Saturday, 29 September 2012

Progress in the garden

Small Tortoisehell on Sedum (reversion from 'Frosty Morn').
Fine dry weather, a cooperative back and nothing in the diary allowed me to get out into the garden for a good session today. The priority was to start digging a long broad strip so it can be used for the snowdrops and other 'woodland' plants. The grass covering it was sprayed-off in mid-August, so it is now throughly dead and ready to be dug in. The soil here is a rich dark loam, with not a stone in sight - a delight after the stony ground of Colesbourne. Eventually the back protested it had had enough of digging: the soil is heavy after all the rain we've had this week. There's plenty left to do, but I moved on to mowing the lawn. Five passes at different settings got it mown to the bone and looking scarcely less brown than the glyphosate-treated areas, but it won't be long before it's green again.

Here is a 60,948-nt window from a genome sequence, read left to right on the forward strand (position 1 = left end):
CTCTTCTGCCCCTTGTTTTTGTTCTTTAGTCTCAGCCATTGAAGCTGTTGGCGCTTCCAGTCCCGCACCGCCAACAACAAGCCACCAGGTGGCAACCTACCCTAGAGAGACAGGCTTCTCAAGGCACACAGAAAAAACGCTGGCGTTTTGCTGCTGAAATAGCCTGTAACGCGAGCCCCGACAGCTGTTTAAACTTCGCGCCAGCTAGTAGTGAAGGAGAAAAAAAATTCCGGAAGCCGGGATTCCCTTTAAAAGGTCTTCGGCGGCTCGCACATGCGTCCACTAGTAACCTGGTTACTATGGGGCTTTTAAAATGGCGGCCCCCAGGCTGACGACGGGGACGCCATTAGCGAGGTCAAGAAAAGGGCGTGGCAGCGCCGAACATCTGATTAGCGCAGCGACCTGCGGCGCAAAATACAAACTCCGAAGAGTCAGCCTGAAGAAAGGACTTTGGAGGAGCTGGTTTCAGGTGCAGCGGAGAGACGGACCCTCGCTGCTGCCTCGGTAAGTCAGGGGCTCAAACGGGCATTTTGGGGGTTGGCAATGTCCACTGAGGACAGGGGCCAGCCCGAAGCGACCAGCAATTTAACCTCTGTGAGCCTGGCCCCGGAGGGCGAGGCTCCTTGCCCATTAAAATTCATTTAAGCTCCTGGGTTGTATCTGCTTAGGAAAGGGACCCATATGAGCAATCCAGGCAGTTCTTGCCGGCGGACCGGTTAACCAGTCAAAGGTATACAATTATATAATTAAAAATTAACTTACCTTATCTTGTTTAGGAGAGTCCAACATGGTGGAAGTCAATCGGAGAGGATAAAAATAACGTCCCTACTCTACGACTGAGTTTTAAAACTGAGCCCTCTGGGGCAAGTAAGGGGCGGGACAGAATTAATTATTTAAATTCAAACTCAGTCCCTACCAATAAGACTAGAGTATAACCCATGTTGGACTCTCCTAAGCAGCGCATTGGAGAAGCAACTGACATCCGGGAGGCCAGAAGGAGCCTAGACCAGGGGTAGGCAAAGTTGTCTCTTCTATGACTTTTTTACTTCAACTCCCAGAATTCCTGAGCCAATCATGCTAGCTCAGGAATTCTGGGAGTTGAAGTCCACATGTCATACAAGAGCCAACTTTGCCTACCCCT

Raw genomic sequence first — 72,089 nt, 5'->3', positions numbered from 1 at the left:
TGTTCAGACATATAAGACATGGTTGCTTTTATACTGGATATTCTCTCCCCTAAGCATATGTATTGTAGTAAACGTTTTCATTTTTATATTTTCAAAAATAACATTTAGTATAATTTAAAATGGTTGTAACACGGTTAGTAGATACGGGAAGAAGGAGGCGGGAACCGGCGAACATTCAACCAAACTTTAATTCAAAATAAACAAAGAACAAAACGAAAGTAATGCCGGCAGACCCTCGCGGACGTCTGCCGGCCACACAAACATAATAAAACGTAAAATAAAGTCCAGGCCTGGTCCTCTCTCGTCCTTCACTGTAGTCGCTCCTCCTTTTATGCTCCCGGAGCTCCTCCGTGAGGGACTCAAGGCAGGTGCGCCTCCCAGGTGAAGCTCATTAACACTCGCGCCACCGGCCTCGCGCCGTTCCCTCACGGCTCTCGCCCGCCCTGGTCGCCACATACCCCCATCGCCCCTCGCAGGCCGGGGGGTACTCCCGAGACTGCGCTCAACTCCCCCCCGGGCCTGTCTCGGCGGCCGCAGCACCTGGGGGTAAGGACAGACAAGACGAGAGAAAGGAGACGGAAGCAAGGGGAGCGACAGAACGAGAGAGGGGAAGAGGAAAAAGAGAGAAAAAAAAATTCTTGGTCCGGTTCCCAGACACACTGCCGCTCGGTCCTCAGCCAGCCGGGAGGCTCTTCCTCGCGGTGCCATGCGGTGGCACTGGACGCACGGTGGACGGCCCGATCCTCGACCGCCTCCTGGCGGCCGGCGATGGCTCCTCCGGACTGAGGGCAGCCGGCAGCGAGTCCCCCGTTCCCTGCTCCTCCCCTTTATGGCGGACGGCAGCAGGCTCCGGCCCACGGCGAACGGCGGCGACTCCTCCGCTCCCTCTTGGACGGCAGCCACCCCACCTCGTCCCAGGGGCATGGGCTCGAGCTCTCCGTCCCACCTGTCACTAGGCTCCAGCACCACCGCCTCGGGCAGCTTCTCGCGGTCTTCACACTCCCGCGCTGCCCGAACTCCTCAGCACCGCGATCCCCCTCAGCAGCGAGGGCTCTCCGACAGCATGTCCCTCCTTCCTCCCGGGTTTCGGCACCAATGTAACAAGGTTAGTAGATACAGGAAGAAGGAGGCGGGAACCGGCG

Lovely dark loam!

Colchicum agrippinum in the first bit of border to be planted-up.

5 comments:

  1. There is nothing better than a new garden and how nice to have better soil than the last garden

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  2. Look forward to seeing the snowdrops in that border next year.

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  3. Hope you've taken before and after pics

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  4. Wow! That is definitely cool. I am really looking forward for some update. Thanks a lot for the share.

    Happy Gardening!

    Shyra @ Cheap Sheds NZ Limited

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  5. I love digging up a new bed, with the fun of the planning and all of that fresh loam to cover. You will be able to fit alot of snowdrops in there.

    I wish that snowdrops grew better here, but they don't seem to like our cold and prairie-type winters. I've tried numerous times, but I only get a few survivors here and there, never a good display. I had decided not to torture any more Galanthus by planting again, and then I saw some really good sized G. elwesii bulbs, nice and plump, in the store last week, so I'm on round 5 of the Galanthus experiment. I've never seen them available in the green around here, so I hope these bulbs grow. They get lots of fall tree leaf cover, which should help.

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